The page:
Canada.eCreditCards.com Presents the Comprehensive Credit Card Guide

Credit Card GuideCredit cards can be confusing, especially if you’re applying for your first card. You might be wondering: what are the different types of cards, and what exactly is a credit score? To learn more about credit cards and how to better manage your finances, we’ve compiled the following information about the types of credit cards offered at eCreditCards.com.

Low Interest Credit Cards:

Low interest credit cards are credit cards that have low interest fees and are usually offered to those with excellent credit history. Interest is the amount you are charged while you have money out on “loan.” As of January 2012, the average interest rate is close to 17 percent. If you’ve never missed a payment and ensure your payments are made on time, you may be qualified for a low interest credit card. Banks, like Chase, Citi-Bank and Discover, all offer low interest credit cards for qualified customers.

Zero Percent APR:

APR stands for “annual percentage rate” and is defined as the rate of interest on loans or credit. Zero percent APR offers are usually introductory offers, and close attention should be paid to how long the zero percent APRs will last. While most last for up to one year, some cards have zero percent for much less time. Additionally, credit card issuers may penalize late payments by raising APRs as high as fifteen percent.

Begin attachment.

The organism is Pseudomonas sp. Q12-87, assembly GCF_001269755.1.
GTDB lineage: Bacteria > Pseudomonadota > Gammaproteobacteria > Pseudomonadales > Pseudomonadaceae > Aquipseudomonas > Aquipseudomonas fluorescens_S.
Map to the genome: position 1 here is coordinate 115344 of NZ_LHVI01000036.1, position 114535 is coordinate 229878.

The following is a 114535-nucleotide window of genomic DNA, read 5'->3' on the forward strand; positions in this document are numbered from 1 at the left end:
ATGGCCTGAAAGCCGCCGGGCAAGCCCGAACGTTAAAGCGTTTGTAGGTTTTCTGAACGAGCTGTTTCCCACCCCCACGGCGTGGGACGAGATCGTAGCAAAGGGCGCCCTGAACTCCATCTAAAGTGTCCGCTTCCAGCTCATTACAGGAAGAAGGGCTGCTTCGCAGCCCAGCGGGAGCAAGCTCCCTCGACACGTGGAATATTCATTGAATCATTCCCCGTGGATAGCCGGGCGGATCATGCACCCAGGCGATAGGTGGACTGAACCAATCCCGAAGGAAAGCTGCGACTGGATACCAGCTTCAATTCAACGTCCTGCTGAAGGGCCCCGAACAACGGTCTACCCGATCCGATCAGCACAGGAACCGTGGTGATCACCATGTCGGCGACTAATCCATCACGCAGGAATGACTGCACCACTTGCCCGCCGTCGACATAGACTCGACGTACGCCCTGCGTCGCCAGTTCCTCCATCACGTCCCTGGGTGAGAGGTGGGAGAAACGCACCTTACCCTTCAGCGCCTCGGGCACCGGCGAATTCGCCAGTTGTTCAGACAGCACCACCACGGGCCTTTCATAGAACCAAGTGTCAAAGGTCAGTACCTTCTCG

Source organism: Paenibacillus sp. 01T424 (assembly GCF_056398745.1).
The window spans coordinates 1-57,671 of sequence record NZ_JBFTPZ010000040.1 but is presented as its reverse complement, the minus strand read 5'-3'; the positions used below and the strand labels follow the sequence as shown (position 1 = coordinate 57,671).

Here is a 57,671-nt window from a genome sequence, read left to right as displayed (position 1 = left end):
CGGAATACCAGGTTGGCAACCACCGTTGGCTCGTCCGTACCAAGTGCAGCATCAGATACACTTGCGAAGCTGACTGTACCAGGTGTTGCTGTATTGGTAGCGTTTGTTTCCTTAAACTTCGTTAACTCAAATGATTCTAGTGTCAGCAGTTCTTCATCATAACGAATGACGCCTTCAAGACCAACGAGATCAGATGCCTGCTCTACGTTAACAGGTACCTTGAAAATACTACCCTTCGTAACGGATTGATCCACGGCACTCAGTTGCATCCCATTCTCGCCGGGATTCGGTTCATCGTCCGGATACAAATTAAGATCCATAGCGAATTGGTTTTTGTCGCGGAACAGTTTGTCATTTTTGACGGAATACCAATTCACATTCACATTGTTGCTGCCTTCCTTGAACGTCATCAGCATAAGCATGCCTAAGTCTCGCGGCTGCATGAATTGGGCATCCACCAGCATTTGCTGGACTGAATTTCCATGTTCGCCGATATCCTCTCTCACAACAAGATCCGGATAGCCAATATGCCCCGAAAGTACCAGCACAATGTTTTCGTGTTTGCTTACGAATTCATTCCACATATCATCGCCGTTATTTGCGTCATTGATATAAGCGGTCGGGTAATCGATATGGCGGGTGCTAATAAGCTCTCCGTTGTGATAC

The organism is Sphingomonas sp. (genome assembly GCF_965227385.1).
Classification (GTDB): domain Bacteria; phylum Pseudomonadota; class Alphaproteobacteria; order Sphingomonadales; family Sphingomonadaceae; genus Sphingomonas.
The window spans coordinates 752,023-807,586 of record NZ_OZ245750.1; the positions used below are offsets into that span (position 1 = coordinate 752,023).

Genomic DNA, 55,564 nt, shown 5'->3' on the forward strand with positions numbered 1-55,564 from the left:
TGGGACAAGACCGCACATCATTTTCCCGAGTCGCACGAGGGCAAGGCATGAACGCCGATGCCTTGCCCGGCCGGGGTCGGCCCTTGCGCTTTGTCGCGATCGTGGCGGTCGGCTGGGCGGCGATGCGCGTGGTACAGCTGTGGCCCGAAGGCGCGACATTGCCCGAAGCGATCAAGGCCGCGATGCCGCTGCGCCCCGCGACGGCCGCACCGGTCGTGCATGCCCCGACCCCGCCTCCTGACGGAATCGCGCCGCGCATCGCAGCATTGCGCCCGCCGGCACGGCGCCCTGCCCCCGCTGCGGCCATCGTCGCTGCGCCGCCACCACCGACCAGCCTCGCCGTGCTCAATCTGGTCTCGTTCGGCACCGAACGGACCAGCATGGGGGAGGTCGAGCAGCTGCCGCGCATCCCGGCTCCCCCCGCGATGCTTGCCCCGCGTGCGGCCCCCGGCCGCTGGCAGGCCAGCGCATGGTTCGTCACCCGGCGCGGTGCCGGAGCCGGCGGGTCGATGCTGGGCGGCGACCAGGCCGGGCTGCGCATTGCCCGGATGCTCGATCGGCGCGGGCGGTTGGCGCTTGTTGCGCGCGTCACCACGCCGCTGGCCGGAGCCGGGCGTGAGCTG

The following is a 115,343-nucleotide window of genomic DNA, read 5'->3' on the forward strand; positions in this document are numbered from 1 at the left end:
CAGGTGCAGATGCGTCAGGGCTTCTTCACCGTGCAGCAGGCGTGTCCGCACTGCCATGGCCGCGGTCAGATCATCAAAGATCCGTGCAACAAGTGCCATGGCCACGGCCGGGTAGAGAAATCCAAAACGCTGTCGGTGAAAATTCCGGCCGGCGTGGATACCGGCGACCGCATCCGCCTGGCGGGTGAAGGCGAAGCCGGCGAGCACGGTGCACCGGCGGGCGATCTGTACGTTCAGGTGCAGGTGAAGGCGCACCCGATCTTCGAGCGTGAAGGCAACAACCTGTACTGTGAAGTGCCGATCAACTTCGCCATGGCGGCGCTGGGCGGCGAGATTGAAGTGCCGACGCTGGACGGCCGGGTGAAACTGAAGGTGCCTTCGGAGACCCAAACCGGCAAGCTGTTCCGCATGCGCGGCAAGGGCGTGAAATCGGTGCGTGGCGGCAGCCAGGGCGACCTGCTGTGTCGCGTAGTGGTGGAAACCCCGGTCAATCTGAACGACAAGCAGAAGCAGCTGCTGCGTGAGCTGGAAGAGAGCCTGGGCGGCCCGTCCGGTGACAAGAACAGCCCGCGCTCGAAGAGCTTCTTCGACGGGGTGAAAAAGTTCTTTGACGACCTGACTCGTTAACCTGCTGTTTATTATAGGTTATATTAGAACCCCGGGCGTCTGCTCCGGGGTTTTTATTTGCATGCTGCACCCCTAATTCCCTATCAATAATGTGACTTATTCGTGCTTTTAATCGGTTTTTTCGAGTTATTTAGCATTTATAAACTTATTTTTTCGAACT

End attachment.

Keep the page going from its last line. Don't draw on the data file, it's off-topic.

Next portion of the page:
Cash Back:

Cash back credit cards are all the rage, but what exactly are they? The name says it all; cash back credit cards offer cash back. Sometimes, they offer cash back on specific classifications of purchases, like “entertainment” or “groceries,” and other times, on everything you charge to your card.  Fixed rate cash back credit cards are the simplest kinds and offer fixed rates of cash back on all purchases. Tiered rate cash back credit cards offer similar rates for all items with increased amounts of cash back offered on specific items. Other cash back credit cards have rotating categories, which offer five percent cash back on categories that rotate every few months.

Travel and Airline:

Credit cards, marketed as “travel and airline” rewards credit cards, reward you with miles and travel perks each time you swipe your card. Some cards, like the Chase Continental Airlines OnePass Plus Card, allow you to earn up to 40,000 miles per year! If you travel often, whether for business or pleasure, a travel and airline rewards card may be the ideal card for you.

Rewards Programs:

Credit cards with rewards programs can be categorized into cash back, travel, and airline cards. Rewards cards have no annual fee, and some even offer balance transfers and special introductory rates. In lieu of cash, some rewards cards even offer customers the option of choosing gift cards concurrent with their own personal interests and hobbies.

Business and Student Cards:

Business and student credit cards have specific groups in mind: those who own their own businesses and those who are current students. Business credit cards make it easy to separate personal expenditures from professional ones, and student credit cards usually have low credit limits to ensure those who are still learning about their finances do not make mistakes and overspend.

Pre-Paid and Secured :

These cards are ideal for those with poor credit ratings or who are new to using credit cards and wish to protect themselves from carelessly spending too much. Payments for pre-paid credit cards must be made in advance, and the financial backing for secured credit cards is taken directly from the customer’s bank account. These credit cards enable users to build up credit without negatively affecting their credit scores.

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